What is offer and acceptance?
The traditional view of the law in determining whether a contract has been legally created is to establish the creation of offer and acceptance.
One person makes an offer to the other person and then they accept or decline this offer.
Determining whether an offer to create a contract has been made is not quite as straight forward as it sounds. Difficulty arises where advertisements are concerned and also in situations where someone offers a reward for usually the return of a lost item or pet for example.
The ‘offer’ of a contract
One of the main concepts in establishing the offer of a contract is to distinguish the offer from a part of the negotiation process.
Whether there has been an offer will be established by the communication of the parties, and whether there is an offer or an invitation to treat.
What is an ‘invitation to treat’?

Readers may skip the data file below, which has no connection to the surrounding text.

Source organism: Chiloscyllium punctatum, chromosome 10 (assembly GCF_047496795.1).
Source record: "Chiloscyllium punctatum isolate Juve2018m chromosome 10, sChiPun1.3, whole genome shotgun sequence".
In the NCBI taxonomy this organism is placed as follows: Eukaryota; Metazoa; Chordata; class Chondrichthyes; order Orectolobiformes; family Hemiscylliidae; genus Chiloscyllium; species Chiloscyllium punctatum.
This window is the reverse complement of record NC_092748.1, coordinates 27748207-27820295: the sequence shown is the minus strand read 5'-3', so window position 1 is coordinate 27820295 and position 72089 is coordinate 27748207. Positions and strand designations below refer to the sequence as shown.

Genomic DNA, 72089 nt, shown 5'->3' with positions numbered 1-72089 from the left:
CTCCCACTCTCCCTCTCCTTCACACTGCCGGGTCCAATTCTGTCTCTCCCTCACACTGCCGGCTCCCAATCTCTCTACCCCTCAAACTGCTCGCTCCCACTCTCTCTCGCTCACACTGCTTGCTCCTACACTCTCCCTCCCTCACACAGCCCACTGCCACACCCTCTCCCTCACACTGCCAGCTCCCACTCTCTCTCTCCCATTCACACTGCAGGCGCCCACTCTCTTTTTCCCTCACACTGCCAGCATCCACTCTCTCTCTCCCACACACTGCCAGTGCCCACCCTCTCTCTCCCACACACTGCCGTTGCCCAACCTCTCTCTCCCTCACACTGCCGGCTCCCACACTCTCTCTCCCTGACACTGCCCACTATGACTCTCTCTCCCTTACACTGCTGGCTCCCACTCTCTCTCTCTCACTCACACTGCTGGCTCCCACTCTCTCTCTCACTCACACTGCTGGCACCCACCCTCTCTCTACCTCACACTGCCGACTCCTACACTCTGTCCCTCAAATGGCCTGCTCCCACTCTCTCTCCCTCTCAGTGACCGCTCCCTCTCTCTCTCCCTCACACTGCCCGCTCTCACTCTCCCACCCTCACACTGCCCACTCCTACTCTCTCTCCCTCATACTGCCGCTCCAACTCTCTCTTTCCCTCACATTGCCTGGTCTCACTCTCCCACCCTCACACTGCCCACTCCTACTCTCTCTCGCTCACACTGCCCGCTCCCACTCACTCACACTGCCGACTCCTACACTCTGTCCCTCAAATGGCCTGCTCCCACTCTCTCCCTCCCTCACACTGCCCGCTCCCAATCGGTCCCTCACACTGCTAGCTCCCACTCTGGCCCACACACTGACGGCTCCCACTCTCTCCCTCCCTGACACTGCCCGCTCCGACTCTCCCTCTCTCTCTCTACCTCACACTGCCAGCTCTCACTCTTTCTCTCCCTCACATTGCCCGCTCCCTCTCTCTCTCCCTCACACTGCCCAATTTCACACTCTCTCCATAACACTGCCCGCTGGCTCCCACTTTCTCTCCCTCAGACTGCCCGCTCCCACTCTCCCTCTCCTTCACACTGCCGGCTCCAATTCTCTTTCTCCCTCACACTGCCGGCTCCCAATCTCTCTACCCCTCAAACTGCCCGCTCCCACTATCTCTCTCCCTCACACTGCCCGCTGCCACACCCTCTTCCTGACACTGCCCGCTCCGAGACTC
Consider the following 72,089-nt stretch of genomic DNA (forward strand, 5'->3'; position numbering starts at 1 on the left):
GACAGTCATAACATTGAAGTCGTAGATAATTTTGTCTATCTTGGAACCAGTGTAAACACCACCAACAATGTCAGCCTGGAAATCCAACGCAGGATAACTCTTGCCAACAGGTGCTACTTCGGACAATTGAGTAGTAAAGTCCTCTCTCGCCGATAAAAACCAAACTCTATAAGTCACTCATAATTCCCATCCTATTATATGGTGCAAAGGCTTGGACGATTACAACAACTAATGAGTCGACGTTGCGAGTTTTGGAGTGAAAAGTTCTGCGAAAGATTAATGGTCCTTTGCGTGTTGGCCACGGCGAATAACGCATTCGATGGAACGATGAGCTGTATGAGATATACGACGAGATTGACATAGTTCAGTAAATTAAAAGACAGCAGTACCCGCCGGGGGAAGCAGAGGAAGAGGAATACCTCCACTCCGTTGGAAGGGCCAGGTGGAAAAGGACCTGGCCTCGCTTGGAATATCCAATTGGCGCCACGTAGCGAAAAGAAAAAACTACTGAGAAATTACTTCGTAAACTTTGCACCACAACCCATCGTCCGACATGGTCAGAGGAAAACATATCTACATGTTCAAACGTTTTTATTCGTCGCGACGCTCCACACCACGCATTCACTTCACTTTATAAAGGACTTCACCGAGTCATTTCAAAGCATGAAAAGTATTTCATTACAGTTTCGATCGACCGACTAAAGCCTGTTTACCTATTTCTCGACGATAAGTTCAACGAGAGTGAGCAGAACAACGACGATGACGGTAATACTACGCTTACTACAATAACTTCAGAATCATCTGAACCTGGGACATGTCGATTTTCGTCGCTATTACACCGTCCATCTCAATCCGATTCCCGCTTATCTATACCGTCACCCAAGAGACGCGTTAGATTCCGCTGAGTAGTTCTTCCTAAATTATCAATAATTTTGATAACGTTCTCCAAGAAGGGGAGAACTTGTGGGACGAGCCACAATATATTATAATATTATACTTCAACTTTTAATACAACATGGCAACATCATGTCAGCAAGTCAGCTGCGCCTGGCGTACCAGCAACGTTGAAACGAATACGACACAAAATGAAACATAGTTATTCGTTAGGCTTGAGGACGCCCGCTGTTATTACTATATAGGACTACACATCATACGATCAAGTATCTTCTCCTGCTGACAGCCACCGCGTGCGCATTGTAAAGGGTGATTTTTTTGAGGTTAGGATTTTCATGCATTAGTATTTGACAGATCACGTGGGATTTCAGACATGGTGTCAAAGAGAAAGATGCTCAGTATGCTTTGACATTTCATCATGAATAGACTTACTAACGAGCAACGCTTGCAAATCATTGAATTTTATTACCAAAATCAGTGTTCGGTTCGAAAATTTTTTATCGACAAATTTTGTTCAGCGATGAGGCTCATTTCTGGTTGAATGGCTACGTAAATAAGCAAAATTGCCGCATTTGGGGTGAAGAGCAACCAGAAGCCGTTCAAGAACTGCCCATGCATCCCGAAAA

An offer is distinguished from an invitation to treat by the intention to be bound.
When a person makes an offer to form a contract they will usually have every intention to be bound by that offer if the other party accepts.
If a person advertises an invitation to treat then their only intention is to begin the negotiation process. This is most common in relation to shop keepers. Where they place an advertisement in their shop window they want to maintain the ability to negotiate on price/quantity etc if need be.
By a person using the word ‘offer’ in their negotiations, this does by no means mean that an offer has been made. It is not determinative. It will depend on all the other rules regarding offers.
Are advertisements offers or invitations to treat?
The general rule is that advertisements are not offers of contract. There is no general intention for the person advertising to be bound by their advertisement but more like they are opening the flood gates of negotiation.
There is an exception to this rule, and that is the kind of advertisements that offer a reward, Also known as a unilateral contract. (Created when only one person has any duty to perform in the contract).
Automatic vending machines, such as the ones you see in everyday venues, offering chocolate, crisps, coffee, tea etc, normally make offers. It is clear that the owners of the machine intend to be bound by the terms they present the consumer with. If a customer inserts money then it is obvious that their intention is to provide the good selected.